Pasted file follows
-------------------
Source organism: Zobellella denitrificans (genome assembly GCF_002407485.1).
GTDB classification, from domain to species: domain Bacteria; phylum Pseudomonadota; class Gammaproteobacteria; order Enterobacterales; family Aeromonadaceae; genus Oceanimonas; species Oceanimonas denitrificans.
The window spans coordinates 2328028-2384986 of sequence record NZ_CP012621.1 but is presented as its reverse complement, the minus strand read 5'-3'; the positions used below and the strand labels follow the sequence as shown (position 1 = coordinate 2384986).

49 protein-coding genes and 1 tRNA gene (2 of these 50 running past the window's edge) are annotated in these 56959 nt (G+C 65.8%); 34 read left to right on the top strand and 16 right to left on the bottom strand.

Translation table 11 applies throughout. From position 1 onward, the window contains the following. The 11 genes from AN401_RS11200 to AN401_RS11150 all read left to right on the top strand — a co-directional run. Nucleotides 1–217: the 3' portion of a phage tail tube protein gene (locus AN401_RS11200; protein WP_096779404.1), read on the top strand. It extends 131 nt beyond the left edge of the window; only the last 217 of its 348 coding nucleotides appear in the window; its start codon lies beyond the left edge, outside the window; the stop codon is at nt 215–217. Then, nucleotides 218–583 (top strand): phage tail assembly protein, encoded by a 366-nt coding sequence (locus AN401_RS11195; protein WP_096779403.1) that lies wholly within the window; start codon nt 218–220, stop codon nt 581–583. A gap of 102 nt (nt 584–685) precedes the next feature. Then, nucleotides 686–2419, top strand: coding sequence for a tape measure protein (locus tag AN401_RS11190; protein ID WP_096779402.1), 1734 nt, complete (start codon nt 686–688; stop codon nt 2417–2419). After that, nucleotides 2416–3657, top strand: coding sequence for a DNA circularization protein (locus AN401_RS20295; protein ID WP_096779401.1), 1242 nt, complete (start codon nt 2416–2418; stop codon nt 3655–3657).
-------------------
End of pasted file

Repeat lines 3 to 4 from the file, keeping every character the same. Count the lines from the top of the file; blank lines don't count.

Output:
The window spans coordinates 2328028-2384986 of sequence record NZ_CP012621.1 but is presented as its reverse complement, the minus strand read 5'-3'; the positions used below and the strand labels follow the sequence as shown (position 1 = coordinate 2384986).

49 protein-coding genes and 1 tRNA gene (2 of these 50 running past the window's edge) are annotated in these 56959 nt (G+C 65.8%); 34 read left to right on the top strand and 16 right to left on the bottom strand.